Thursday, 27 July 2017

745 The Beginner's Guide To Absolute Beginners

First  viewed  : 29  March  1986

Oh  yes,  you  couldn't  get  away  from  the  desperate  hype  surrounding  the  release  of  this  film. Its  makers,  Goldcrest  Films,  had  been  hit  for  six  by  the  box  office  disaster  that  was  Revolution  and  the  whole  future  of  the  British  film  industry  was  seen  to  rest  on  the  success  of  Julian  Temple's  musical  version  of  the  Colin  McInnes  novel  of  teenage  London  in  the  late  fifties  much  loved  by  the  mods  ( hence  The  Jam's  1981 hit  of  the  same  name ). The  media  obligingly  gave  it  saturation  coverage  including  this  short  documentary  on  ITV.

Unsurprisingly, the  film  failed  to  live  up  to  expectations. Much  of  the  music  was  anachronistic, an  eighties  version  of  what  fifties  jazz  was  like  from  Sade  and  The  Style  Council, in  other  words  the  film  was  promoting  the  new  jazz / anti-rock   movement  which  had  already  passed  its  peak  by  1986. It  was  also  too  London-centric , finding  parts  for  the  likes  of  Ray  Davies  and  Mandy  Rice-Davies  and  giving  the  main  female  role  to  a  far  too  young  Patsy  Kensit. The  male  lead  was  unknown  Eddie  O  Connell  who  couldn't  carry  the  film.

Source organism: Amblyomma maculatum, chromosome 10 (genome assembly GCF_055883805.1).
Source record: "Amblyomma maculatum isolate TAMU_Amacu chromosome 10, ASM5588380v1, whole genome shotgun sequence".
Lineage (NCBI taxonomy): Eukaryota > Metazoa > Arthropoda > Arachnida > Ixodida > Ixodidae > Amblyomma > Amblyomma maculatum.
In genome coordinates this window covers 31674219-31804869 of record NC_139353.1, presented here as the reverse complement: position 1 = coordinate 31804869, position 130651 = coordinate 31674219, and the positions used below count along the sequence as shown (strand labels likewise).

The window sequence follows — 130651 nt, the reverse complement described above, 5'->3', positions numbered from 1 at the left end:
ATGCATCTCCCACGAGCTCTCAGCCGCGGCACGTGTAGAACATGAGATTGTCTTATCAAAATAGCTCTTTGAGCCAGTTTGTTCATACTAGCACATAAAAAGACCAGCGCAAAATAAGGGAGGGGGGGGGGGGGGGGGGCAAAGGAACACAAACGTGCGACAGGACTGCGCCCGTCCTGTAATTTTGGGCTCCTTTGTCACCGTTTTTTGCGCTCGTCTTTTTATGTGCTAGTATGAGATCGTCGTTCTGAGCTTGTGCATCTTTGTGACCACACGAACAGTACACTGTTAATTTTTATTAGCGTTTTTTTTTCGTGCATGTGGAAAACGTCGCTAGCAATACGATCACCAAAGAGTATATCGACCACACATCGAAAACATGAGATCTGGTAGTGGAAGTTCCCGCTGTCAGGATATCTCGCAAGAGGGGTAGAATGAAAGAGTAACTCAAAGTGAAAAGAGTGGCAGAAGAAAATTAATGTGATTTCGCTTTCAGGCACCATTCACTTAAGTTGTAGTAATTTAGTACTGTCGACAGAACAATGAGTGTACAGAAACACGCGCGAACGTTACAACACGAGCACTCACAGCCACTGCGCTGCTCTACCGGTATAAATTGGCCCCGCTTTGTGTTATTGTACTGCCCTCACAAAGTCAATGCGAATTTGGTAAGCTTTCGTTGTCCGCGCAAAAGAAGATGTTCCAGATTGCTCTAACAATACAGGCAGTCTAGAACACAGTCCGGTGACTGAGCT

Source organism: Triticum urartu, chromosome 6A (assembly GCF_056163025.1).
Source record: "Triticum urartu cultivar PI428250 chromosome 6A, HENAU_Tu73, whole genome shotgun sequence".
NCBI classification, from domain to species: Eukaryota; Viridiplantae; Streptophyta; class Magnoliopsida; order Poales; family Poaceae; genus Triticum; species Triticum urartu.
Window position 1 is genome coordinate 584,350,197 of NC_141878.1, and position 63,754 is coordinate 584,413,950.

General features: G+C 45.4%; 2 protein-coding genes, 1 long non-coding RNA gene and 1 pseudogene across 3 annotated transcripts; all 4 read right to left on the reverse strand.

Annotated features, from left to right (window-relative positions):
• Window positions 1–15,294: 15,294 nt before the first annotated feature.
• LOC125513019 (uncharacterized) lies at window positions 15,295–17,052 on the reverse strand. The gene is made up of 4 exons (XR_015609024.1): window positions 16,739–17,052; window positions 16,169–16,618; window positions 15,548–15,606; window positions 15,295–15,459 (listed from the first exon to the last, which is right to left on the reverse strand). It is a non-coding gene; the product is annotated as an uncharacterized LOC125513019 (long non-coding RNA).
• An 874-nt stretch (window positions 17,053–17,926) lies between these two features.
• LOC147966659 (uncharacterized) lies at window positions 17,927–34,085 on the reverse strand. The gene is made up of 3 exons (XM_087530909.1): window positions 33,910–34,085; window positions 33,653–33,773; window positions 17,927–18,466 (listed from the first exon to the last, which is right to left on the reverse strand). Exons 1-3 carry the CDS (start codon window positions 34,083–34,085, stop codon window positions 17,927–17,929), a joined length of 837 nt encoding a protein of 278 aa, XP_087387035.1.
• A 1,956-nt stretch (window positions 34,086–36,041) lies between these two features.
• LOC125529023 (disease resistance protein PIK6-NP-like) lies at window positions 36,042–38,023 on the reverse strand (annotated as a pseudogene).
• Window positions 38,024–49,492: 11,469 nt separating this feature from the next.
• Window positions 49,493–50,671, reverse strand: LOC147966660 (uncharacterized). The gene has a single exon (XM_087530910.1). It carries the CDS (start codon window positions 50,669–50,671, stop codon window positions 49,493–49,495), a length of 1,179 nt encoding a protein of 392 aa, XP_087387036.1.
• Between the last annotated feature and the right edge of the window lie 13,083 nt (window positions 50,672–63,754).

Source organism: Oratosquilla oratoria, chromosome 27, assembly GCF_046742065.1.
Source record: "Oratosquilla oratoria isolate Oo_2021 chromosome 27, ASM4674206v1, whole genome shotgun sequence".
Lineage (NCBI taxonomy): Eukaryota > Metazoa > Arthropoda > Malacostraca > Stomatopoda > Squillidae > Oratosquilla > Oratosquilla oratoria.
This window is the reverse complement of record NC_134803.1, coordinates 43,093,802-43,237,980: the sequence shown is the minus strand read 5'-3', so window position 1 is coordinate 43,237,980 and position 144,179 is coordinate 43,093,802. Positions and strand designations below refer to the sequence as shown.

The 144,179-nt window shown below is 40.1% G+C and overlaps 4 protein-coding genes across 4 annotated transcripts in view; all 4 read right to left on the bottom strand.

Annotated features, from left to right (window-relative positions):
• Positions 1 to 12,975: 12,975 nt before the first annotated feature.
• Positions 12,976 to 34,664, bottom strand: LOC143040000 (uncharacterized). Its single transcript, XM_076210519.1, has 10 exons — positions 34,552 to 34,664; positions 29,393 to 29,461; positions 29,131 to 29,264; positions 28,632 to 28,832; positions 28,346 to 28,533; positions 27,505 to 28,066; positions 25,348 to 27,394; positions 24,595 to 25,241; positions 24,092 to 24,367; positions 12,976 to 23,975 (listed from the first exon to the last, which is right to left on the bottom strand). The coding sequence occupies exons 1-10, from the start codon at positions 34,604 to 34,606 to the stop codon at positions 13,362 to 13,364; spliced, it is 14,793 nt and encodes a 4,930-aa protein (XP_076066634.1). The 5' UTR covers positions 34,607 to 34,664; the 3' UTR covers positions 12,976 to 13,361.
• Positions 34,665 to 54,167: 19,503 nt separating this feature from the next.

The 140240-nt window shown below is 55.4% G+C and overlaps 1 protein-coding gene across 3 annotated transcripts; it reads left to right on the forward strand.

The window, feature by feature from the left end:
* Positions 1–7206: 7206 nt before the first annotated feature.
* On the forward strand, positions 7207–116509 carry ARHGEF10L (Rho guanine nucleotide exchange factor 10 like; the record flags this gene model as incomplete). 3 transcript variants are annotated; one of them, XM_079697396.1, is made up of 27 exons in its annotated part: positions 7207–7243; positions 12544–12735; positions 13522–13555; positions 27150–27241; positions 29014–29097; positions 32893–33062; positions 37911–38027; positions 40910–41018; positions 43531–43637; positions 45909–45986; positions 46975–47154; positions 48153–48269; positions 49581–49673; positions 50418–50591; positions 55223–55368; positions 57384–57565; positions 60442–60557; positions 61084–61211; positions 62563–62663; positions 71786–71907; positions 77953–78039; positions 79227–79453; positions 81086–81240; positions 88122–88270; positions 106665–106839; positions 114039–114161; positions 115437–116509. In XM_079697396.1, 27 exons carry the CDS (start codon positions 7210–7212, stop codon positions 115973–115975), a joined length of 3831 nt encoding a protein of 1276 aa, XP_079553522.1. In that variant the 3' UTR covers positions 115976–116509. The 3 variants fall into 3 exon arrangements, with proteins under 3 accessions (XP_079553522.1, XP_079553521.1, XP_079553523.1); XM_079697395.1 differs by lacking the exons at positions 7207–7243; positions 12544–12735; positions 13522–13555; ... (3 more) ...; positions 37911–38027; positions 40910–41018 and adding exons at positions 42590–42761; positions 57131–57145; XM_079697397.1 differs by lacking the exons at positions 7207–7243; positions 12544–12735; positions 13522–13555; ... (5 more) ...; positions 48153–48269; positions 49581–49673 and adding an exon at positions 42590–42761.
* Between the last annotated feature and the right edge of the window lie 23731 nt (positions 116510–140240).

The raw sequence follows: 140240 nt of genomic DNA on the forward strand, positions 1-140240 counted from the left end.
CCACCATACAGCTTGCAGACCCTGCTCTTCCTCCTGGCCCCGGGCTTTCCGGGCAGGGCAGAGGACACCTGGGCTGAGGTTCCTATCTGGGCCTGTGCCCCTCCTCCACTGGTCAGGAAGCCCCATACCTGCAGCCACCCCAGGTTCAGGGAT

Temple  fled  to  America  and  Goldcrest  went  belly  up  but  then   the  little-hyped  Mona  Lisa  came  along  and  the  industry  wasn't  so  dead  after  all.

1 comment:

  1. This was a right load of old guff, but Temple certain rehabilitated himself in my eyes with a superb series of documentaries about the Sex Pistols, Joe Strummer and Dr Feelgood/Wilko.